Oxpho-Blue can be found HERE.
Note: The before and after pics are two different knives. I had done a good portion of the modification without photographing it, but have since purchased a second Khukri to mod for a friend. I used this second Khukri to illustrate the differences pre and post modification.
Figure 1: Before Handle Modification and Blueing
Figure 2: After Initial Handle Modification and Blueing
The next step I took towards making the knife into something I would take into the field is a decent cord wrapping of the handle. I used 550 lb.test Para Cord for the task. Besides being extremely durable, it is also comfortable in the hand, and has a wide array of survival uses. I made the handle modification such that it would be of a comfortable size and feel whether wrapped or not, thus if I ever needed the cord, the tool is still comfortable in hand. If you want to remove and replace the handle altogether, please see THIS PAGE FOR INSTRUCTIONS.
Figure 3: The Shoddy goat skin Sheath as comes with the knife
The last step I took was a much needed rebuild of the sheath. The original is wood wrapped in goatskin. Now I know that in that area of the world (India, Pakistan, etc) cows are not used for food or leather goods, but I must say that they should reconsider. Goatskin is the crappiest, thinnest, papery junk that ever graced (or disgraced) a sheath (see Figure 3). I peeled all of this away (it tears like construction paper) to expose the wood liner halves. These are decent to use, as the odd shape of the blade makes for difficulty when trying to construct a traditional sheath. I sanded these out, and then treated the wood with Thompson’s water seal. These were then painted olive drab, and I fashioned a heavy canvas exterior and heavy nylon strapping to make the frog and external sheath. The outer sheath was also strategically cord wrapped with 550 cord.
Figure 4: Nearly completed Knife and Sheath
Figure 5: Backside View of Sheath and Knife showing ParaCord wrapping
I have just now made a larger external side pack for the sheath as shown in figure 6. The large pouch fits right over the smaller one. I carry a sharpening stone and a few basics in the smaller sheath, but have a very comprehensive survival kit in the larger pouch (Click HERE to see contents). This large kit has velcro attachment straps, and is therefore wearable either on the sheath as shown, or on the belt alongside the knife. This allows for a large survival kit to be carried when I'm traveling in unfamiliar areas, and just the basics when in familiar woods. The kit can also be worn alone, as it contains a small swiss army knife (and I also usually carry a Gerber Multi-Tool).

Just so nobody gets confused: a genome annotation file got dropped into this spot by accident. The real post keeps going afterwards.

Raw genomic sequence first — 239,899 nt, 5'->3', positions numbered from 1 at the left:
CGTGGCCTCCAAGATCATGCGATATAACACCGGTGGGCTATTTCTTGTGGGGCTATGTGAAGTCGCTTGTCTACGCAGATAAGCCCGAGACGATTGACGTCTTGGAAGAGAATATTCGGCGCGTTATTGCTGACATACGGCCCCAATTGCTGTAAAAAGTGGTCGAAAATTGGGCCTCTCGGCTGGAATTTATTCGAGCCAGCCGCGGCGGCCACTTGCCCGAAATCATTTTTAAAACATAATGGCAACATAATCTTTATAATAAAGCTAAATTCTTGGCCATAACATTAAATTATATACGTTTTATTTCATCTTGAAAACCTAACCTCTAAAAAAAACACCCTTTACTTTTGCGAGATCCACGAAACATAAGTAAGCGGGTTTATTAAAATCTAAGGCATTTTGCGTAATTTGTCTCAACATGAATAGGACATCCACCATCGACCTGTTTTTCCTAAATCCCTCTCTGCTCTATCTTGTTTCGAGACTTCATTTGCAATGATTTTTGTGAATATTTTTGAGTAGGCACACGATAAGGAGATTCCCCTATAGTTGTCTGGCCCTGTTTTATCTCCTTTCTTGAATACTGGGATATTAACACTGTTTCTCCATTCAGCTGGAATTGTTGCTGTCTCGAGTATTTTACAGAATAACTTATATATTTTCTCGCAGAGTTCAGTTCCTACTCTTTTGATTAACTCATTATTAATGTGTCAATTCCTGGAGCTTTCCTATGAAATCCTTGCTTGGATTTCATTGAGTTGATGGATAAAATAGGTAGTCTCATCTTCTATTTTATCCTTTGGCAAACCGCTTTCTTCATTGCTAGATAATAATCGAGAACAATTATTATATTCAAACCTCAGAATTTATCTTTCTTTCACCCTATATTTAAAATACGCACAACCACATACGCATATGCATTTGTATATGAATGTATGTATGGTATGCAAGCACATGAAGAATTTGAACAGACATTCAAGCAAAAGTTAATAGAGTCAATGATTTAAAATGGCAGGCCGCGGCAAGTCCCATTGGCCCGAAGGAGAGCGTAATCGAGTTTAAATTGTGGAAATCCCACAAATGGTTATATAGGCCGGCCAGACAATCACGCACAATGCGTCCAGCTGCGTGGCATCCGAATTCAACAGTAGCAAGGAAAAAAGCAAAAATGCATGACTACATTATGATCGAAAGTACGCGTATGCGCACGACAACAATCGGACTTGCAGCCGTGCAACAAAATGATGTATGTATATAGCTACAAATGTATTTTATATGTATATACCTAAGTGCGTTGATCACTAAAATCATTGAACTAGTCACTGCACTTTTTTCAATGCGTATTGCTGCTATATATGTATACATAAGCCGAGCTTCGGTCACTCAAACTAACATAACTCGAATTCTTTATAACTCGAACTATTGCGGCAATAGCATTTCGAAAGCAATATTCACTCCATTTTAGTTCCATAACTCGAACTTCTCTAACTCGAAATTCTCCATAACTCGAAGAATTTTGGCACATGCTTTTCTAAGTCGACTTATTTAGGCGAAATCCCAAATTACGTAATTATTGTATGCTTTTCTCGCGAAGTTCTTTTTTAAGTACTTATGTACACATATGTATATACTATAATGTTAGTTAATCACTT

Figure 6: New Modular External Pouch
The latest modification I have made is to put a couple of inches of edge along the backside of the blade tip (see Figure 7). As you can see, I have decided that the knife was now ready for final honing. From the tip back to about 3 or 4 inches, I have brought it to almost shave sharp, and then the edge tapers down into a larger angle (more of an axe / machete edge) towards the middle, as this is the primary chopping area.
Figure 7: Closeup of Blade After Topside Edge Modification and Final Honing
I am still considering a few more modifications. I recently dipped the end of the sheath into a rubberizing tool dip. This will make the tip of the sheath more resistant to wear and tear. I will post pics as I take them. As this is my first attempt at modifying a Khukri, I am relatively pleased with the result, and the next one can only be better. Now I truly can say that I would carry this tool in the field. It is a joy to work with, and has a feel like no other knife. I enjoy doing this sort of work, but for those with less time and more money to throw around, you can now buy a modernized Khukri workhorse direct from the folks at the Cold Steel company. Their Khukri (Cold Steel Model 35ATCBB) seems to be top notch (I do not have one, but will trust that this knife meets their typically high standards). The Cold Steel will set one back anywhere from $100 to $150. Mine cost me about $20 and a little elbow grease. Ghurka Khukri’s are readily available on quite a few sites, and typically sell at about $20-$30. I get mine at Sarco ( see them at HERE ). Although they may look ornamental, the steel is quite good, and takes a very good edge with a bit of honing, and as you can see, they clean up real nice : )
Figure 8: Final Sheath Modification (Rubberized Tip)
By the way, I have started a SECOND KHUKRI PROJECT !!!